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The Strength and Persistence of Entrepreneurial Cultures

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The twentieth century United States provides a natural experiment to measure the strength and persistence of entrepreneurial cultures. Assuming immigrants bear the cultures of their birth place, comparison of revealed entrepreneurial propensities of US immigrant groups in 1910 and 2000 reflected these backgrounds. According to this test North-western Europe, where modern economic growth is widely held to have originated, did not host unusually strong entrepreneurial cultures. Instead such cultures were carried by persons originating from Greece, Turkey and Italy, together with Jews. The rise of widespread female entrepreneurship provides additional evidence by showing that this trait systematically responded less strongly, but in the same way, to cultural background as did male entrepreneurship.

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  • Foreman-Peck, James & Zhou, Peng, 2009. "The Strength and Persistence of Entrepreneurial Cultures," Cardiff Economics Working Papers E2009/32, Cardiff University, Cardiff Business School, Economics Section, revised Aug 2010.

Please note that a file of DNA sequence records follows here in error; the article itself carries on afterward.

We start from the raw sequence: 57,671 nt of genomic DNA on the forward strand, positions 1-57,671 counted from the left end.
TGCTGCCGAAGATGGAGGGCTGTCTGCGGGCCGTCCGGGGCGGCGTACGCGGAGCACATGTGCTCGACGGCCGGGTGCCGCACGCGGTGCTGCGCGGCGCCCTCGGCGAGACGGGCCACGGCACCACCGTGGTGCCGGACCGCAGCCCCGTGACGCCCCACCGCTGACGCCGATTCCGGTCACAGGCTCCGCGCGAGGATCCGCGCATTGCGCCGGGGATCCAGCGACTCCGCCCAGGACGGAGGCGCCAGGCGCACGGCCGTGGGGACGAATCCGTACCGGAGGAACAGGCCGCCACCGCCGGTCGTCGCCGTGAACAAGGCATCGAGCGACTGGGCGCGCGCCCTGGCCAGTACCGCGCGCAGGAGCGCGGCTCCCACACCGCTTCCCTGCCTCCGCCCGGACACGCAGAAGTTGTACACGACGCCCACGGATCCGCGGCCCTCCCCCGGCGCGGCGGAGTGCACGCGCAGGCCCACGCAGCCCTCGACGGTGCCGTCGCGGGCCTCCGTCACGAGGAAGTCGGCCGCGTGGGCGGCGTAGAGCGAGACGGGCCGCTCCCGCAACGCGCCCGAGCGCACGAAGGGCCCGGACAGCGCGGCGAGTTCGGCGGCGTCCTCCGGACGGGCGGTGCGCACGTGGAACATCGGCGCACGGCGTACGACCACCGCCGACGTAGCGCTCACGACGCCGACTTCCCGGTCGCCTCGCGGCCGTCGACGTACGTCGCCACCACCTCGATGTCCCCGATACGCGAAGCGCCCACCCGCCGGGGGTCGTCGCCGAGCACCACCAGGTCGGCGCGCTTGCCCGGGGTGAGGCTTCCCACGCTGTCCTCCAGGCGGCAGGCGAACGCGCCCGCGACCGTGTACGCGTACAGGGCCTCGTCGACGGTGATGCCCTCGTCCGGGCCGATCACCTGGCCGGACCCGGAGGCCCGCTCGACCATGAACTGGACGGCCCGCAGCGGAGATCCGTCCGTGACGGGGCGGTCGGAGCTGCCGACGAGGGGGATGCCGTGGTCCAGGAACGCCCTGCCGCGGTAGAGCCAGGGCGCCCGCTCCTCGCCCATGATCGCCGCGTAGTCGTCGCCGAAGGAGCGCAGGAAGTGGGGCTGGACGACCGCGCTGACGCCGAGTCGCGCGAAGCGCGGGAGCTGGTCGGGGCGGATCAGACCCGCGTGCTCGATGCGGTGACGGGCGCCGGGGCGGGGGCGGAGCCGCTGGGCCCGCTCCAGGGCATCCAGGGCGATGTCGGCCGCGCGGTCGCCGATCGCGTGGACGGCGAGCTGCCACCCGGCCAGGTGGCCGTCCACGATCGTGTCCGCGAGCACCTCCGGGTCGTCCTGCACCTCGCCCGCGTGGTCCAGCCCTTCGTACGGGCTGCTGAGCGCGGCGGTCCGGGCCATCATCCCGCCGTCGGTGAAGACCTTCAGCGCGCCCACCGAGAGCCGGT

• Handle: RePEc:cdf:wpaper:2009/32
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    Keywords

    Entrepreneurship; Culture; Migration;

    JEL classification:

    • D01 - Microeconomics - - General - - - Microeconomic Behavior: Underlying Principles
    • J15 - Labor and Demographic Economics - - Demographic Economics - - - Economics of Minorities, Races, Indigenous Peoples, and Immigrants; Non-labor Discrimination
    • J23 - Labor and Demographic Economics - - Demand and Supply of Labor - - - Labor Demand
    • J61 - Labor and Demographic Economics - - Mobility, Unemployment, Vacancies, and Immigrant Workers - - - Geographic Labor Mobility; Immigrant Workers

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